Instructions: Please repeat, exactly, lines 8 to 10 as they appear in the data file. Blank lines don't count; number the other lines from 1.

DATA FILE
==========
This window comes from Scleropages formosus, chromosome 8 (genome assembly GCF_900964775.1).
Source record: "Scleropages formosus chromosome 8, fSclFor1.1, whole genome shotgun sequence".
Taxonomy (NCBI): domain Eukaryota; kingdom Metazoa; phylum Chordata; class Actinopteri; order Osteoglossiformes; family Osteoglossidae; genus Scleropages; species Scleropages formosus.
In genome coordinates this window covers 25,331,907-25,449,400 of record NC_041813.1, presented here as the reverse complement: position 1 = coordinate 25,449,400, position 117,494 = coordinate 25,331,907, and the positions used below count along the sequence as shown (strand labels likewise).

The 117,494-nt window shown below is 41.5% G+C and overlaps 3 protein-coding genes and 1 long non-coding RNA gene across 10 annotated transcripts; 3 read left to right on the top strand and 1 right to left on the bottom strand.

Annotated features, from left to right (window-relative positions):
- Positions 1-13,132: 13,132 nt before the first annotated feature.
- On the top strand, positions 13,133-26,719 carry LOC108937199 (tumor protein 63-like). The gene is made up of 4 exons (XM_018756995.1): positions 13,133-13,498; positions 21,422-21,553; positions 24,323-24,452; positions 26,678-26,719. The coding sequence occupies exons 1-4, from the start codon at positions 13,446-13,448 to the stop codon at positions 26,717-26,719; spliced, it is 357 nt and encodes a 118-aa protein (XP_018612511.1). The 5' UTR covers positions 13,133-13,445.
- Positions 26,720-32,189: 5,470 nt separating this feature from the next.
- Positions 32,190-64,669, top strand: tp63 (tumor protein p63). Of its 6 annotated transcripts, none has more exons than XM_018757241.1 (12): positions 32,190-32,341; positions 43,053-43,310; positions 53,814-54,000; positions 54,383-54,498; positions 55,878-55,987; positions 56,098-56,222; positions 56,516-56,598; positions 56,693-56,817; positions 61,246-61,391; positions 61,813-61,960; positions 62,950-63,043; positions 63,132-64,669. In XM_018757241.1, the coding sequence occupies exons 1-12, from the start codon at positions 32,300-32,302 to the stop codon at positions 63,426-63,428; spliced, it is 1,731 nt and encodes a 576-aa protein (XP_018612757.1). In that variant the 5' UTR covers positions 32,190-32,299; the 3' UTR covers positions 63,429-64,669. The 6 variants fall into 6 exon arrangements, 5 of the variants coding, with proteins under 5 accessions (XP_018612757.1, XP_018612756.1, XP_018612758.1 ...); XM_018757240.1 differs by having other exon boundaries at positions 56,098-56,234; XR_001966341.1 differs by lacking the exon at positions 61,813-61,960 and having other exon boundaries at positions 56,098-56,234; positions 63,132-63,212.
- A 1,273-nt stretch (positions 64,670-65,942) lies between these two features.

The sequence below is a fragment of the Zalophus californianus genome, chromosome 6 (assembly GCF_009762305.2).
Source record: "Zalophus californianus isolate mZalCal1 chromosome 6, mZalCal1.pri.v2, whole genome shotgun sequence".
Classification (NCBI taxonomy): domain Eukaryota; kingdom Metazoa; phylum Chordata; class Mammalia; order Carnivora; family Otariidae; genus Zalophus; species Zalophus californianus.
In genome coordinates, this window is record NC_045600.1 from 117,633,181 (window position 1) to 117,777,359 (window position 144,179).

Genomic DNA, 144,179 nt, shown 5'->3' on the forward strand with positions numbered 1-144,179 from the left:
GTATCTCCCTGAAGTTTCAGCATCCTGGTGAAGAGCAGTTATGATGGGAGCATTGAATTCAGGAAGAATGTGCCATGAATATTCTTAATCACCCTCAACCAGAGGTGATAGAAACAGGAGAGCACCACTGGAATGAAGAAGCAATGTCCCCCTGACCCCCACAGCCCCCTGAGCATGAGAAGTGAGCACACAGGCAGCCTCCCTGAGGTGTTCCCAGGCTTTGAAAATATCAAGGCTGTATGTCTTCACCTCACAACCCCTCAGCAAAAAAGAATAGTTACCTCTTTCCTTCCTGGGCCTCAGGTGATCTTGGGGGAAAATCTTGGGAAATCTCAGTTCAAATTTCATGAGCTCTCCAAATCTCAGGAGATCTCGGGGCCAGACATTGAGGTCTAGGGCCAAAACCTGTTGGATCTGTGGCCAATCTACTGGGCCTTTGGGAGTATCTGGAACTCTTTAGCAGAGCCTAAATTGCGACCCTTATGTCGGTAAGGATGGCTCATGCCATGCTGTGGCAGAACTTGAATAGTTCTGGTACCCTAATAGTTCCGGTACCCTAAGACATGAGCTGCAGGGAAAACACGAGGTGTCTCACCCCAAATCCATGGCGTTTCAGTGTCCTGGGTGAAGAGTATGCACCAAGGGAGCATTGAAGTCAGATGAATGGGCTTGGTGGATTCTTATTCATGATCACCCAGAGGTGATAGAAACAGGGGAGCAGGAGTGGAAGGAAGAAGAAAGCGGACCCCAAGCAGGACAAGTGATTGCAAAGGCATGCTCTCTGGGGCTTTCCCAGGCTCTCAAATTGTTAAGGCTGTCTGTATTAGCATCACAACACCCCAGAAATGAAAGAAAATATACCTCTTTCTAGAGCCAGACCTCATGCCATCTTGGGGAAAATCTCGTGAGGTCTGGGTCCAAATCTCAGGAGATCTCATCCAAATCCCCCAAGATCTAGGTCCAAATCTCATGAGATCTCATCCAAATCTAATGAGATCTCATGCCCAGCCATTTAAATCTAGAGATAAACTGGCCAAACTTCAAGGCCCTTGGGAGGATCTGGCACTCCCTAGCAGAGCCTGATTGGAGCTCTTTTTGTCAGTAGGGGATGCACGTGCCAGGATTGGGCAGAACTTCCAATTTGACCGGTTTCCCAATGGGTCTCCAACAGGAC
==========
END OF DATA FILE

- On the top strand, positions 13,133-26,719 carry LOC108937199 (tumor protein 63-like). The gene is made up of 4 exons (XM_018756995.1): positions 13,133-13,498; positions 21,422-21,553; positions 24,323-24,452; positions 26,678-26,719. The coding sequence occupies exons 1-4, from the start codon at positions 13,446-13,448 to the stop codon at positions 26,717-26,719; spliced, it is 357 nt and encodes a 118-aa protein (XP_018612511.1). The 5' UTR covers positions 13,133-13,445.
- Positions 26,720-32,189: 5,470 nt separating this feature from the next.
- Positions 32,190-64,669, top strand: tp63 (tumor protein p63). Of its 6 annotated transcripts, none has more exons than XM_018757241.1 (12): positions 32,190-32,341; positions 43,053-43,310; positions 53,814-54,000; positions 54,383-54,498; positions 55,878-55,987; positions 56,098-56,222; positions 56,516-56,598; positions 56,693-56,817; positions 61,246-61,391; positions 61,813-61,960; positions 62,950-63,043; positions 63,132-64,669. In XM_018757241.1, the coding sequence occupies exons 1-12, from the start codon at positions 32,300-32,302 to the stop codon at positions 63,426-63,428; spliced, it is 1,731 nt and encodes a 576-aa protein (XP_018612757.1). In that variant the 5' UTR covers positions 32,190-32,299; the 3' UTR covers positions 63,429-64,669. The 6 variants fall into 6 exon arrangements, 5 of the variants coding, with proteins under 5 accessions (XP_018612757.1, XP_018612756.1, XP_018612758.1 ...); XM_018757240.1 differs by having other exon boundaries at positions 56,098-56,234; XR_001966341.1 differs by lacking the exon at positions 61,813-61,960 and having other exon boundaries at positions 56,098-56,234; positions 63,132-63,212.